It’s not exactly as if things were superb within each wave, either. This was just after you and I and our friends had walked out of the grouplet we helped set up after our initial split. Things had got too toxic again.

We were all a mess, really, bruised. We’d met while on the same side of that vicious fight with former comrades, as our own group’s publications spread smears about us, while – talk about Anti-Oedipus – we were savaged by those to whom we owed the politics according to which we now opposed them. And it still felt as if everything, everywhere, was weighing in, was politicised for or against one side or the other of this battle, according to some agenda.

Some of the conference sessions left us as flat as we’d feared they would. But a few of them cheered us up a bit. I’d had a moment to patch up some beefs outstanding since the split. There were people we were glad to see, collaboration to moot. Some of the more naïve of the new lot even tried to get us to join, which was a nice gesture, if unconvincing.

We were unimpressed if not surprised to hear that some of our hosts were going to attend the Mothership’s annual political jamboree. ‘As if this fucking fetish for “reasonableness” ever got them anywhere,’ you said. ‘Too slow to get angry, too slow to say fuck you. Plays right into their sclerotic hands.’ As if, even if it wasn’t ethically questionable to attend – which given what had gone down, it was – it wasn’t a strategic fail. For there to be any political point to us tiny splinters, we had to distinguish ourselves.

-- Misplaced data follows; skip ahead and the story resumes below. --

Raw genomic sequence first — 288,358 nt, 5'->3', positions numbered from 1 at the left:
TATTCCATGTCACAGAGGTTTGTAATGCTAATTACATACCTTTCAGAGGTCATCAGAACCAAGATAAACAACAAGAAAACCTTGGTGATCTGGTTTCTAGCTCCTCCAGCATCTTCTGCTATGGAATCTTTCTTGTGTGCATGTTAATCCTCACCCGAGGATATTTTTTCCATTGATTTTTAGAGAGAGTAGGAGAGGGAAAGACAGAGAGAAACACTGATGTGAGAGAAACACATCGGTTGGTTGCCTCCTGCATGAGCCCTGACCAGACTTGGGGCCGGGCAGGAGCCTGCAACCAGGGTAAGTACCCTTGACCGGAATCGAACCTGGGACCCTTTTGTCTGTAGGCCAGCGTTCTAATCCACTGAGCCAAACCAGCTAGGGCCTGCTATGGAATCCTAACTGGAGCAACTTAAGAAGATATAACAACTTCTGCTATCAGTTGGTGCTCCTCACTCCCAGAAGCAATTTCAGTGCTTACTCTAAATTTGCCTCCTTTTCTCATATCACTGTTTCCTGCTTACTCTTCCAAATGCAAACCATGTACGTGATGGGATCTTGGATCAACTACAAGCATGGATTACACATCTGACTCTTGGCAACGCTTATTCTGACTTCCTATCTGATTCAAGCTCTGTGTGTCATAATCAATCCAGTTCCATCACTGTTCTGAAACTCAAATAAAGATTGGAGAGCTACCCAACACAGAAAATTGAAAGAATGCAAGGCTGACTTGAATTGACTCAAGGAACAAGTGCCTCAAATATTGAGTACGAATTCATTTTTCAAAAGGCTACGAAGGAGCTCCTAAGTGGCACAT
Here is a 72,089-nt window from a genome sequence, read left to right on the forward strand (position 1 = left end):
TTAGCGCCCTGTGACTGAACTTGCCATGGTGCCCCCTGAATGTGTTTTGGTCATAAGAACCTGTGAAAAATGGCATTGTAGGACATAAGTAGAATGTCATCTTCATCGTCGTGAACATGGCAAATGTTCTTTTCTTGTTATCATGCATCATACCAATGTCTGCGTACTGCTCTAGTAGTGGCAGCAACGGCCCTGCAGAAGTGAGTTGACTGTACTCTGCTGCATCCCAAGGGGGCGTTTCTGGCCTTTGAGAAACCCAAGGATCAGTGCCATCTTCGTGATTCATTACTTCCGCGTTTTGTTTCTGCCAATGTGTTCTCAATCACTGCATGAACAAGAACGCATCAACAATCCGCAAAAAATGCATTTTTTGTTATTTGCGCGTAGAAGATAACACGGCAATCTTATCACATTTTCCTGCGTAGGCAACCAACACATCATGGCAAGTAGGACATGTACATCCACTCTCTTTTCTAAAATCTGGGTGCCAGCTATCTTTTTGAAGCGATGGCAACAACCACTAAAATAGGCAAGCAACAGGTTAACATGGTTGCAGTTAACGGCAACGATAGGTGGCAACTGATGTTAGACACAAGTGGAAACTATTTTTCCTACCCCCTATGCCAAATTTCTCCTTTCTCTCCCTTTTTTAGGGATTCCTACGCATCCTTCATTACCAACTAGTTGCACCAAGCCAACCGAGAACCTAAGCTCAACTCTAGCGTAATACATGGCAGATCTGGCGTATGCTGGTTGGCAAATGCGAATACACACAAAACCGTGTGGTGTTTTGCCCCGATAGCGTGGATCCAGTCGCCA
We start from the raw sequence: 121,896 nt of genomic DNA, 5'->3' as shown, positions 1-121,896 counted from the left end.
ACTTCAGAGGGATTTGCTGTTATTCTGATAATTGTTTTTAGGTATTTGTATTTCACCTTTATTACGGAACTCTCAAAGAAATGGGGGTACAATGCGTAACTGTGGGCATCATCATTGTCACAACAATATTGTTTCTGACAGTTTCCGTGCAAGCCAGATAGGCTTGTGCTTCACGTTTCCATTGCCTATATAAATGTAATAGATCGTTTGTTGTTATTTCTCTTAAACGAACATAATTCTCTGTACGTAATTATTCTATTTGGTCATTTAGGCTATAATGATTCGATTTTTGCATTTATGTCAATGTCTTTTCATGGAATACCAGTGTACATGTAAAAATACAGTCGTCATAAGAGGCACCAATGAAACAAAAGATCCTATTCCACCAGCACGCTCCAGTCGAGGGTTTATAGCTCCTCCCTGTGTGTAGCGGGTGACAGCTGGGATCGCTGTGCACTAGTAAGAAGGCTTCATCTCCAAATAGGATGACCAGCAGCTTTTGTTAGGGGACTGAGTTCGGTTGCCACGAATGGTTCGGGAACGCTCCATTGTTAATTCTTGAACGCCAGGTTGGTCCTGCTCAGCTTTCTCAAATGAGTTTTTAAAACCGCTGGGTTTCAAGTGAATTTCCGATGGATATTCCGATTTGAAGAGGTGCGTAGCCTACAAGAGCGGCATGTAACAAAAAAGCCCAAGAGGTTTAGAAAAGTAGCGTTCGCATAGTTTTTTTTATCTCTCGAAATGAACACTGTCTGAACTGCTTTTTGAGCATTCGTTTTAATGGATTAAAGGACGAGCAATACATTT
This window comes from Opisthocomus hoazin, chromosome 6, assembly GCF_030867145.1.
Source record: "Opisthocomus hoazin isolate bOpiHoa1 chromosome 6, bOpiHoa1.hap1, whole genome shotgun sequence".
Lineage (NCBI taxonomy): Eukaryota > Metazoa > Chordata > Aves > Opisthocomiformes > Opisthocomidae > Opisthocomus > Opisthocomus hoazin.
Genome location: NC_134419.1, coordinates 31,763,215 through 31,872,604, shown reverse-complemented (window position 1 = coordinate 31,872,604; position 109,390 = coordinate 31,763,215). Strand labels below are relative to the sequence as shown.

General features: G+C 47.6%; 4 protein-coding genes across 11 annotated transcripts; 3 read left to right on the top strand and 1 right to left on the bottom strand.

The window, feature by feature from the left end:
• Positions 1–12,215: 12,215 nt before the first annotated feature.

I was expecting some of the more sophisticated loyalists from the Mothership to be present, in fact, but I only saw one lonely soul staffing a bookstall. He talked stiltedly to the man in the dusty hat while I read the news on my phone.

There seemed to be sinkholes opening up everywhere. I was looking at pictures of cars angling up from where roads had subsided into nothing, giant holes in the cement of cities around the world.

You remember. It was during the lunch break, and we went outside, me and you and A and S, so you could have a cigarette on the lawn. I was reminiscing about when I’d joined and gone visiting contacts, trying to ‘have the argument’ – we couldn’t use any of these clichés any more without air-quotes – on their doorsteps. You mocked me, saying you didn’t believe I’d ever been active.